Writing Right with Dmitri: Minimizing Teacher Talking Time
For an educational writer who's spent dozens of years in classrooms, I've had relatively little educational training. When I started graduate school, we had a three-day seminar before being turned loose on undergraduates who wanted to learn German. I coped, and so did they. My first lesson, though, was a disaster.
I actually ran through five chapters of the German for Reading book in 45 minutes. I was nervous, and nobody asked any questions, so I kept going. I didn't recognise that 'deer in the headlights' look for what it was until a bright young freshman woman came up to me and asked, 'Are you always going to go this fast? Because I don't think I can keep up.'
'I'm really sorry,' I said. 'I'll slow down. This was my first class, and I was nervous.'
She replied graciously, 'Gee, you couldn't tell.' I laughed all the way to my next class – where I figured out how to elicit responses from students to see if they were 'getting it'. I never looked back, and I remained grateful to that plucky student. (Always give feedback, it should be a rule.)
It was like that for most of my 'teaching career'. I learned as I went along. Students mostly seemed to do well in spite of (because of?) my lack of theoretical expertise. But wherever I went in the classrooms of three countries, the main thing I kept in mind was what an educational instructor told me at one of the rare seminars I had the chance to attend: remember to Reduce Teacher-Talking Time.
You know those teachers. The ones who made you hate the subject. Oddly, most of them were enthusiastic and loved what they were teaching. But they didn't teach it to you, at least not very well. You see, they had so much to say that there was never enough time to get it all in. They had to unload all of their erudition on you, right now. They really couldn't wait for questions from the Peanut Gallery.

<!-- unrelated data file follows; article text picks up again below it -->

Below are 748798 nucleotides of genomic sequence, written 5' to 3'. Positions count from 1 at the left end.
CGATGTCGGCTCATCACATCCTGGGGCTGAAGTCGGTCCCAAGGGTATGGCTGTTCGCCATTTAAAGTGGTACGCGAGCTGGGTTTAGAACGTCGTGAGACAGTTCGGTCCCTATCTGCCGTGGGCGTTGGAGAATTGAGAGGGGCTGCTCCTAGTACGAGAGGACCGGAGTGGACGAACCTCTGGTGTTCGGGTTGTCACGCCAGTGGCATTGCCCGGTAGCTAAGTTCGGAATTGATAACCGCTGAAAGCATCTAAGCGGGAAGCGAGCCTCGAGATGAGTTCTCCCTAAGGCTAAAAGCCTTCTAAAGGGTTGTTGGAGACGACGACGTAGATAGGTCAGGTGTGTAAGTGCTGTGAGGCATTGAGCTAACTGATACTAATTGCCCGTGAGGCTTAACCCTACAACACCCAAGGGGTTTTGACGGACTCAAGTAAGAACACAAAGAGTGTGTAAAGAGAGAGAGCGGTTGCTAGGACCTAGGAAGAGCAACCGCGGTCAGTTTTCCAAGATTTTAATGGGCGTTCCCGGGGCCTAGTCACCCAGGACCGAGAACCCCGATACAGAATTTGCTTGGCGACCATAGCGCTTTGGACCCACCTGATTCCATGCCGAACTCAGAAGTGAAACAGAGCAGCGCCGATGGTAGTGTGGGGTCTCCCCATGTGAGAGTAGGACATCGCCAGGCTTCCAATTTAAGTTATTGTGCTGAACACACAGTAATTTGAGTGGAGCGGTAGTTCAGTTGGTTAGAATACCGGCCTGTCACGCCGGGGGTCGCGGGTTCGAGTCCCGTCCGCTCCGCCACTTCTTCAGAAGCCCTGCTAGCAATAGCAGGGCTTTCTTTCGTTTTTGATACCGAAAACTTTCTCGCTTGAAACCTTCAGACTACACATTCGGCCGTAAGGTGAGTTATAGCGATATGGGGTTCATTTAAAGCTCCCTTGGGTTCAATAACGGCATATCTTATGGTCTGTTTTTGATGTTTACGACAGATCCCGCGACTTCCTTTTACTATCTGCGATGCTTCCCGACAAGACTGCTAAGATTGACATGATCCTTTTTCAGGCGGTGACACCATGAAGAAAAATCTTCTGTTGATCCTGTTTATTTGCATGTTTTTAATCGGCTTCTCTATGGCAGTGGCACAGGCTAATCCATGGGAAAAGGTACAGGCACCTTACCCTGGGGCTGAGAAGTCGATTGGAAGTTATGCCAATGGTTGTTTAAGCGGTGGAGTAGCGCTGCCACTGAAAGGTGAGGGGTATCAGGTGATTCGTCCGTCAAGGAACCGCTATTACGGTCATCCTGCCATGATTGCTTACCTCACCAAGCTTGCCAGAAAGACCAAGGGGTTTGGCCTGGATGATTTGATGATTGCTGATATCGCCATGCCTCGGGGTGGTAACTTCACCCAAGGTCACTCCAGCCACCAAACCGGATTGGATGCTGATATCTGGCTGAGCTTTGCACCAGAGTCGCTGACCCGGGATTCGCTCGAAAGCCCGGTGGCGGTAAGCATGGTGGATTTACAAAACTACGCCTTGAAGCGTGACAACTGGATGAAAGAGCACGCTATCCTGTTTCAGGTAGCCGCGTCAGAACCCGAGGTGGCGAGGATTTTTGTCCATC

And so you didn't learn, no matter how much they talked. Talk, talk, talk. But by the time they paused for breath, you'd forgotten what you wanted to ask. And you couldn't work the problem, produce a synthesis essay, or parse the verb. What a waste of time.
Now, why am I going on about this in a writing column? Because writing is teaching, whether you know it or not. You're trying to entertain people, sure. You're probably trying to inform. And you're trying to get a point/story/idea across. To do that, you've got to teach it. But not like the kind of teacher who performs unlicenced infodumps on the captive student audience.
You need to reduce Teacher Talking Time. Take this example: it's the beginning of a short story by Philip K Dick. This is the very beginning of the story. Everything you know about the setting, you're learning for the first time from this passage.
THEY had almost finished with the loading. Outside stood the Optus, his arms folded, his face sunk in gloom. Captain Franco walked leisurely down the gangplank, grinning.
"What's the matter?" he said. "You're getting paid for all this."
The Optus said nothing. He turned away, collecting his robes. The Captain put his boot on the hem of the robe.
"Just a minute. Don't go off. I'm not finished."
"Oh?" The Optus turned with dignity. "I am going back to the village." He looked toward the animals and birds being driven up the gangplank into the spaceship. "I must organize new hunts."
Franco lit a cigarette. "Why not? You people can go out into the veldt and track it all down again. But when we run out halfway between Mars and Earth – "
The Optus went off, wordless. Franco joined the first mate at the bottom of the gangplank.
"How's it coming?" he said. He looked at his watch. "We got a good bargain here."
The mate glanced at him sourly. "How do you explain that?"
"What's the matter with you? We need it more than they do."